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Students work with Algonquin nation to share culture

 Photos by Mico Mazza

FOR A UNIVERSITY in the capital of a country rich in Aboriginal history and culture, it’s surprising that this is the first SFUO-run powwow held at the University of Ottawa.

Held on Tabaret lawn on Sept. 7, it was an especially significant event as the university and the City of Ottawa lie on unceded Algonquin territory, meaning no land treaty was signed when Europeans began settling in the area.

“To have it on almost the only green space on campus is very powerful in terms of being on unceded, un-surrendered territory,” said Nicole Desnoyers, vp equity of the Student Federation of the University of Ottawa (SFUO).

Ensuring that the Algonquin Nation was part of the powwow was important to the Indigenous Students Association (ISA), Indigenous and Canadian Studies Students Association of the University of Ottawa (ICSSA), and the SFUO. They invited the Algonquin nation to lead the grand entry, be the host nation, the host drummers, and the host dancers.

The morning began with a traditional Algonquin opening ceremony, followed by Inuit and Métis cultural demonstrations. The traditional powwow started at noon with the grand entry, followed by drumming and dancing.

There were two host drums, one representing the Algonquin Nation and one representing the Mohawk Nation, each representing different powwow and dance styles.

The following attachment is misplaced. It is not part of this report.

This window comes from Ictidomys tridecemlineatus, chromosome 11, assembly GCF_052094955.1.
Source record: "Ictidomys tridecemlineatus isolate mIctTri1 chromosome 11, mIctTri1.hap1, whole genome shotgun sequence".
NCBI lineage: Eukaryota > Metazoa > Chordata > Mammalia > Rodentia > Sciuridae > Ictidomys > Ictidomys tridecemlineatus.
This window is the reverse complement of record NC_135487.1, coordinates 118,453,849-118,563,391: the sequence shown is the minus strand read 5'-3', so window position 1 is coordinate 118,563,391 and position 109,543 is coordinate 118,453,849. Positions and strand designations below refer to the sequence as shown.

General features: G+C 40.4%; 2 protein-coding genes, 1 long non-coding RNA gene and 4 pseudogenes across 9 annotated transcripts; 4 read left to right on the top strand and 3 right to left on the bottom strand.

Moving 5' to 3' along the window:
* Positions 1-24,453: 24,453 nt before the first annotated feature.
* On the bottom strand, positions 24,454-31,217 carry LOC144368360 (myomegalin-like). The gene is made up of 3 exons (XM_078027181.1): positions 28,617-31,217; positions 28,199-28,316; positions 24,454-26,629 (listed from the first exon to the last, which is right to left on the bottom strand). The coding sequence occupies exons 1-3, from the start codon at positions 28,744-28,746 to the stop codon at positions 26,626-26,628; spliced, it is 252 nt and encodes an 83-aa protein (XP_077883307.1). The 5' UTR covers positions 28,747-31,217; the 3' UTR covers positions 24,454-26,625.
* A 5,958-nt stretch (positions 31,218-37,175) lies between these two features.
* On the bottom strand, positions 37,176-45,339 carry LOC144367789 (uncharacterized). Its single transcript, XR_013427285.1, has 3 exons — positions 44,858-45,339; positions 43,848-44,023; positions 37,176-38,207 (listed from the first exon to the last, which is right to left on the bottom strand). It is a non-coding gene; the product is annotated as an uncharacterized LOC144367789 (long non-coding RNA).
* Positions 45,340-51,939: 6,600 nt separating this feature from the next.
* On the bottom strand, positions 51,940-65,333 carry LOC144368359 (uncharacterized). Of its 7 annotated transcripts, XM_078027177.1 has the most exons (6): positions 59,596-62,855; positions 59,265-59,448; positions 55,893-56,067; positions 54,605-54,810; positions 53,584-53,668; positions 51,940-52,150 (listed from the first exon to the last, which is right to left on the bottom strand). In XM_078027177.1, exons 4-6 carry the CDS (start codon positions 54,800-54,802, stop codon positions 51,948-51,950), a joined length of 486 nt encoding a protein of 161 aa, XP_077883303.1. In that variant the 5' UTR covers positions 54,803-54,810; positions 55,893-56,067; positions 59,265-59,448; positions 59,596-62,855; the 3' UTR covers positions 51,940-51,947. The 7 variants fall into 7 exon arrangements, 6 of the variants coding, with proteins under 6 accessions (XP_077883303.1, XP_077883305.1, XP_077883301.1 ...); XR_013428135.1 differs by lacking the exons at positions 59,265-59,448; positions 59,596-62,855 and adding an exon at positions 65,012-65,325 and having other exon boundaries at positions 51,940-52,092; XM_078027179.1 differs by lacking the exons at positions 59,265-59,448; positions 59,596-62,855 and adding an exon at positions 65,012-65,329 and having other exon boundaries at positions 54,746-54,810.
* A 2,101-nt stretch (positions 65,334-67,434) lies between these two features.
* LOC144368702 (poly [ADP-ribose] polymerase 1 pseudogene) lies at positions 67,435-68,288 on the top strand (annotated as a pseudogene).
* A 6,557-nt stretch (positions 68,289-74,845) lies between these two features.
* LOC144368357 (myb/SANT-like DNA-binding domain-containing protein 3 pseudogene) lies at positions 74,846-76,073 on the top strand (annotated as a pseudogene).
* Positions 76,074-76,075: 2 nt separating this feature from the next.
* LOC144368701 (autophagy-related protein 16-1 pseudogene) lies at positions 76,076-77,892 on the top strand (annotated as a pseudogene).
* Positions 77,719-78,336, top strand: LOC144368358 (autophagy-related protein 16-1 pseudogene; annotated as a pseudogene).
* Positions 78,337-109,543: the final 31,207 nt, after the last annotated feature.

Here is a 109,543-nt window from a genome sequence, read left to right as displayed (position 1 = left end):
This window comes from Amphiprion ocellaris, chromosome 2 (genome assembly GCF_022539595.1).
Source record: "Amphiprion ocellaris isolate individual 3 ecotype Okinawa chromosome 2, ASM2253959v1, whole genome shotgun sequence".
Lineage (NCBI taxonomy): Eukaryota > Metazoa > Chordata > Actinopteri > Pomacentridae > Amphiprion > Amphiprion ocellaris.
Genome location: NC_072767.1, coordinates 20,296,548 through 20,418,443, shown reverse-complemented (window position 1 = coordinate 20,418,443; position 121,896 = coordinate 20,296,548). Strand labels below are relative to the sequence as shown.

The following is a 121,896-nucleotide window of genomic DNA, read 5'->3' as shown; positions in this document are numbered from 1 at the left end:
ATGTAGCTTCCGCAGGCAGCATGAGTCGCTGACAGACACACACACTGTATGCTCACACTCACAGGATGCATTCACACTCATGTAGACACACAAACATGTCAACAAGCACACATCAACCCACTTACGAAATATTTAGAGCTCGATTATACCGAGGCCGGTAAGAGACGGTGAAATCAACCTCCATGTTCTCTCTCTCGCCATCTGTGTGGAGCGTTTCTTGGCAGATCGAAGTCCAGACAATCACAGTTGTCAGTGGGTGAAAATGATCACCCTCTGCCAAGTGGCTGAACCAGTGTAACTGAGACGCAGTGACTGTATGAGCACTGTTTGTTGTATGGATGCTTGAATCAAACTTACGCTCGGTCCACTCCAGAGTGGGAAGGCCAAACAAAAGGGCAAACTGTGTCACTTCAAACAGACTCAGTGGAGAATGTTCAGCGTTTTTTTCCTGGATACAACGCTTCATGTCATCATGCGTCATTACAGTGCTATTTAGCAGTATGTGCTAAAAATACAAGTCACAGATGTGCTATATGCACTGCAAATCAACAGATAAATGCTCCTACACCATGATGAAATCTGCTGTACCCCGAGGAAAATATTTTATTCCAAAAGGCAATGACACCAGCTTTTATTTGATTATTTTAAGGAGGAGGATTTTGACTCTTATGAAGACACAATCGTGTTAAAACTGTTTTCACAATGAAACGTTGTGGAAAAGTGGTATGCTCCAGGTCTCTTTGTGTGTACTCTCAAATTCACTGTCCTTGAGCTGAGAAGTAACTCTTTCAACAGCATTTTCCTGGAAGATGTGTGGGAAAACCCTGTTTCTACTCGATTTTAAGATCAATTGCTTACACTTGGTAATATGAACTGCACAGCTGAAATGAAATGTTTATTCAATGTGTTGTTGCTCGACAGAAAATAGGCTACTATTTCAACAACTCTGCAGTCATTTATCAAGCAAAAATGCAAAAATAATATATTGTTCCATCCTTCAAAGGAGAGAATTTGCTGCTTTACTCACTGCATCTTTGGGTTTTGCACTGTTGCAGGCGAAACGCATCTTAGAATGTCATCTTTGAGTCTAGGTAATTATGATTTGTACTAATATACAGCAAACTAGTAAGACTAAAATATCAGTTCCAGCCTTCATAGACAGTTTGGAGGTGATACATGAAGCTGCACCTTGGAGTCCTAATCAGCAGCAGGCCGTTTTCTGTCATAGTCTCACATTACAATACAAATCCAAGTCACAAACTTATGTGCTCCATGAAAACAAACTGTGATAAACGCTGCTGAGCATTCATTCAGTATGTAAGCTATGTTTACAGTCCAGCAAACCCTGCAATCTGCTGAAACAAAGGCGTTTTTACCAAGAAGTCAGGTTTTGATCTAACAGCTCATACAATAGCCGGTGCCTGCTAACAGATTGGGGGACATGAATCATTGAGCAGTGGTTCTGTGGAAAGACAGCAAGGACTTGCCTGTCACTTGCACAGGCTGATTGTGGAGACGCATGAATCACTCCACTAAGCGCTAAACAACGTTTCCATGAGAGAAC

Over the course of the day, students and community members stopped by to observe and participate in the proceedings. Many of the students wore T-shirts to support the decolonization of the University of Ottawa.

“Anything that you can do to pay respect to the history of the University of Ottawa and of this entire land that we’re on, to the First Nations and other indigenous people who lived on this land historically and currently,” said Brad Lafortune, vp services and communications of the SFUO.

The organizers also hope to reach indigenous students who may be looking to connect with other students with similar cultural backgrounds and find a sense of community on campus.

“A lot of us have left reserves and our communities and come from very far away, so it’s creating that sense of home,” said Kiera Kaia’tanoiron Brant, a representative of the ISA.

Many past events organized by the ISA were focused on giving back to the aboriginal community and creating a sense of home for aboriginal students on campus. The powwow allows them to build on this to create wider visibility on campus.

The event was well attended despite overcast weather, and all organizers hope that the event will become an annual one that grows each year with the participation of indigenous community members and students. f


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